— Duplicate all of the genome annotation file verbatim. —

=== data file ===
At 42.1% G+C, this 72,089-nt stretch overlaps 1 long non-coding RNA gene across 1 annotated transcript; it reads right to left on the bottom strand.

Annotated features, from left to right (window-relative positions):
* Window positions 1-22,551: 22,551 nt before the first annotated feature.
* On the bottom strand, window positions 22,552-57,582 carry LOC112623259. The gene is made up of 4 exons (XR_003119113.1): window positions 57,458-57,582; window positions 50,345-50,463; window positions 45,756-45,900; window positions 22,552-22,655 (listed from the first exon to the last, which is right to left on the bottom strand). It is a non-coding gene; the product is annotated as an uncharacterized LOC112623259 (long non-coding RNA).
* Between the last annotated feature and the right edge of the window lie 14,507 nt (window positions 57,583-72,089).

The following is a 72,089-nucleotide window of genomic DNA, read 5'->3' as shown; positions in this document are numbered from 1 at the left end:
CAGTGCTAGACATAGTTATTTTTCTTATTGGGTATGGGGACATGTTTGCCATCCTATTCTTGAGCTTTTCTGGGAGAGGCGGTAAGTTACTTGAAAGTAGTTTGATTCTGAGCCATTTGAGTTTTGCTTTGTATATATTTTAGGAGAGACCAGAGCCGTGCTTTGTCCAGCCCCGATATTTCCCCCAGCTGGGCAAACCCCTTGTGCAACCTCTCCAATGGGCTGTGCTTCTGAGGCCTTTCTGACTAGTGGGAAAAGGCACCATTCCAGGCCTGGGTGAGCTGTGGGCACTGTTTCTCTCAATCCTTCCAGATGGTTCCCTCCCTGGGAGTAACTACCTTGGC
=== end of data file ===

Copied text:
At 42.1% G+C, this 72,089-nt stretch overlaps 1 long non-coding RNA gene across 1 annotated transcript; it reads right to left on the bottom strand.

Annotated features, from left to right (window-relative positions):
* Window positions 1-22,551: 22,551 nt before the first annotated feature.
* On the bottom strand, window positions 22,552-57,582 carry LOC112623259. The gene is made up of 4 exons (XR_003119113.1): window positions 57,458-57,582; window positions 50,345-50,463; window positions 45,756-45,900; window positions 22,552-22,655 (listed from the first exon to the last, which is right to left on the bottom strand). It is a non-coding gene; the product is annotated as an uncharacterized LOC112623259 (long non-coding RNA).
* Between the last annotated feature and the right edge of the window lie 14,507 nt (window positions 57,583-72,089).

The following is a 72,089-nucleotide window of genomic DNA, read 5'->3' as shown; positions in this document are numbered from 1 at the left end:
CAGTGCTAGACATAGTTATTTTTCTTATTGGGTATGGGGACATGTTTGCCATCCTATTCTTGAGCTTTTCTGGGAGAGGCGGTAAGTTACTTGAAAGTAGTTTGATTCTGAGCCATTTGAGTTTTGCTTTGTATATATTTTAGGAGAGACCAGAGCCGTGCTTTGTCCAGCCCCGATATTTCCCCCAGCTGGGCAAACCCCTTGTGCAACCTCTCCAATGGGCTGTGCTTCTGAGGCCTTTCTGACTAGTGGGAAAAGGCACCATTCCAGGCCTGGGTGAGCTGTGGGCACTGTTTCTCTCAATCCTTCCAGATGGTTCCCTCCCTGGGAGTAACTACCTTGGC